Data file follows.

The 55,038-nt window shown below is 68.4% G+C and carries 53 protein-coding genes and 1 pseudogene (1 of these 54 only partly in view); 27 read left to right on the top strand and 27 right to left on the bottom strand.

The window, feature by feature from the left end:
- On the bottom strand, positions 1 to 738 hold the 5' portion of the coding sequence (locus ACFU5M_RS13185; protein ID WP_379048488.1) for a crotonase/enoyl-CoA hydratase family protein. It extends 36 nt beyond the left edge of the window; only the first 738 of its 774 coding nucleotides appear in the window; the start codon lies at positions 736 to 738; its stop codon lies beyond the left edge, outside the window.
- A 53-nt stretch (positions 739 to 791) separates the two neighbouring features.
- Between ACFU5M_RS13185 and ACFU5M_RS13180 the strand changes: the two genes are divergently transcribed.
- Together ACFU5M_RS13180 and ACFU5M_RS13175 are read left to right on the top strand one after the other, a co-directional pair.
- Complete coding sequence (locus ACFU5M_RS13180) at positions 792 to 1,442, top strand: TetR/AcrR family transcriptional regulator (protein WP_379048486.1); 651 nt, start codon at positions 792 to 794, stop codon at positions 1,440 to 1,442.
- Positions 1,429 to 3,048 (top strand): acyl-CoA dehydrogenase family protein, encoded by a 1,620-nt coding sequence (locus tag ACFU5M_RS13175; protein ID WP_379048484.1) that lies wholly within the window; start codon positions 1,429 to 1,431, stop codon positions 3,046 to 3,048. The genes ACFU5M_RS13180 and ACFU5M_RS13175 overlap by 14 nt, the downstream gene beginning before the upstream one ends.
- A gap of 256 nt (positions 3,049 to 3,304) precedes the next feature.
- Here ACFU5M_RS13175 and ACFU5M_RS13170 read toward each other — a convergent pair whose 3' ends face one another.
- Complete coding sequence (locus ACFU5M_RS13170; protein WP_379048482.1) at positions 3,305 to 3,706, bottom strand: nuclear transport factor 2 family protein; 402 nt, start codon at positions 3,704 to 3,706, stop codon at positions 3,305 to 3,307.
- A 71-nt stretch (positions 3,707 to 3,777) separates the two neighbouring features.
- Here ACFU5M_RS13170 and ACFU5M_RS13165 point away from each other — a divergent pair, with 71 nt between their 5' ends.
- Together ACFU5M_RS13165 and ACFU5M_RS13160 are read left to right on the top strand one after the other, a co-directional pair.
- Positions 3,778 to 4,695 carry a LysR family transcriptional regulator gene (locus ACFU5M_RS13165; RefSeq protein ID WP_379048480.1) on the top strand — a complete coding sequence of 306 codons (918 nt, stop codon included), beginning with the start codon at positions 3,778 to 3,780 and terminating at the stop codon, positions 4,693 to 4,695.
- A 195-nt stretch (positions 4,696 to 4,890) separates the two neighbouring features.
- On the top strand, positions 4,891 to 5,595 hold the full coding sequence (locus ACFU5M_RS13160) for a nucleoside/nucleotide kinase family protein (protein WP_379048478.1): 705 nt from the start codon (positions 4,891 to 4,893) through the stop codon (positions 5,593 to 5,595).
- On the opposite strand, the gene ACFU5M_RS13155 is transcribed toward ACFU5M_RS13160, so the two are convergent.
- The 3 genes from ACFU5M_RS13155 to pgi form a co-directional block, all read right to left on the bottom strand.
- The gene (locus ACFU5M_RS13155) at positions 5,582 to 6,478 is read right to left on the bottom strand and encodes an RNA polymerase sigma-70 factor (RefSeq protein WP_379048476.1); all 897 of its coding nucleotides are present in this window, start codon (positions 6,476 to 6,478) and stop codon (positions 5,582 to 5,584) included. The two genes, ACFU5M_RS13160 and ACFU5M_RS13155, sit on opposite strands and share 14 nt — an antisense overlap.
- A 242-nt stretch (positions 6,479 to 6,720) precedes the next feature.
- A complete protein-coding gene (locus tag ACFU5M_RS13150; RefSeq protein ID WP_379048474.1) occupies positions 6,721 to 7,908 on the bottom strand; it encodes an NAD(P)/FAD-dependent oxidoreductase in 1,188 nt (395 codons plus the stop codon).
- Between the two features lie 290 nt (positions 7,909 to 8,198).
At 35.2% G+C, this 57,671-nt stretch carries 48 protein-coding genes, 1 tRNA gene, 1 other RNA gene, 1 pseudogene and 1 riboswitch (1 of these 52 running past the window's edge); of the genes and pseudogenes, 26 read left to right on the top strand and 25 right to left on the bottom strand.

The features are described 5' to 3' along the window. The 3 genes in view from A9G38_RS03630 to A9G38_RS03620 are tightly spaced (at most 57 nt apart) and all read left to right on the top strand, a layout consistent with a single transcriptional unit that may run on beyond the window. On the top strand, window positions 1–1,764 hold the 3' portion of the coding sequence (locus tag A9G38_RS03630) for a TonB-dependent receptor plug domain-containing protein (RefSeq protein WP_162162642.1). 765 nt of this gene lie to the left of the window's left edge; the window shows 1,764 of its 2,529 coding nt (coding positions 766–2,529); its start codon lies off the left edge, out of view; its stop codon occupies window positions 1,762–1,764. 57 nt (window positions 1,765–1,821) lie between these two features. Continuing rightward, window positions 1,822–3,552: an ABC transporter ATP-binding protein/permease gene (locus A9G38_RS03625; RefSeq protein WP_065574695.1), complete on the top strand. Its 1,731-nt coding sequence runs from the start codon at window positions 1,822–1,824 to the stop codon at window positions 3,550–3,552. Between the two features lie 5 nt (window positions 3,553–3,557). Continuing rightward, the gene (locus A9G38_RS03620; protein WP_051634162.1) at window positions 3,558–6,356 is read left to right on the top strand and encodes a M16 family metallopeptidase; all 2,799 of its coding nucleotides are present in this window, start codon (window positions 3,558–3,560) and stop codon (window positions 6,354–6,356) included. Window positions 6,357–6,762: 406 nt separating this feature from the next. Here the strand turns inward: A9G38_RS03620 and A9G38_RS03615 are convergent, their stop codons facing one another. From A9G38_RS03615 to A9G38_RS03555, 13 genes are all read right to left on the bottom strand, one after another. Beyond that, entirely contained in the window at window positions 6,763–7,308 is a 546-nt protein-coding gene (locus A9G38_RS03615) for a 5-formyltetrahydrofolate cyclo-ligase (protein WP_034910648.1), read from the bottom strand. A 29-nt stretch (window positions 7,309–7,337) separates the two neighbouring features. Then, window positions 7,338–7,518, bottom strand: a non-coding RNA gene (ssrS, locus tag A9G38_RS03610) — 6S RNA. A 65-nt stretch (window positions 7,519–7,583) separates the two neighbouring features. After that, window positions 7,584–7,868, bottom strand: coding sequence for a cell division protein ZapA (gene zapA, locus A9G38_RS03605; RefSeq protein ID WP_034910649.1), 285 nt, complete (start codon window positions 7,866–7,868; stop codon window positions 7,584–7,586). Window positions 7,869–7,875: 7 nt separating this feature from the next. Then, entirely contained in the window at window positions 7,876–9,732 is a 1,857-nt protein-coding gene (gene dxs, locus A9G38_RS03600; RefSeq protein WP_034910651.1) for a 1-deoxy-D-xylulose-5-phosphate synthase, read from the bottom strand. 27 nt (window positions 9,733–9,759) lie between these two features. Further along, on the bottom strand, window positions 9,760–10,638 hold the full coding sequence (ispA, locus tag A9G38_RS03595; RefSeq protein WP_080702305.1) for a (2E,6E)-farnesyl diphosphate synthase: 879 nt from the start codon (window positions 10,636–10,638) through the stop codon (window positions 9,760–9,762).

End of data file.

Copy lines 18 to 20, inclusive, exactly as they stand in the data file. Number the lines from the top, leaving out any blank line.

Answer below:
- On the opposite strand, the gene ACFU5M_RS13155 is transcribed toward ACFU5M_RS13160, so the two are convergent.
- The 3 genes from ACFU5M_RS13155 to pgi form a co-directional block, all read right to left on the bottom strand.
- The gene (locus ACFU5M_RS13155) at positions 5,582 to 6,478 is read right to left on the bottom strand and encodes an RNA polymerase sigma-70 factor (RefSeq protein WP_379048476.1); all 897 of its coding nucleotides are present in this window, start codon (positions 6,476 to 6,478) and stop codon (positions 5,582 to 5,584) included. The two genes, ACFU5M_RS13160 and ACFU5M_RS13155, sit on opposite strands and share 14 nt — an antisense overlap.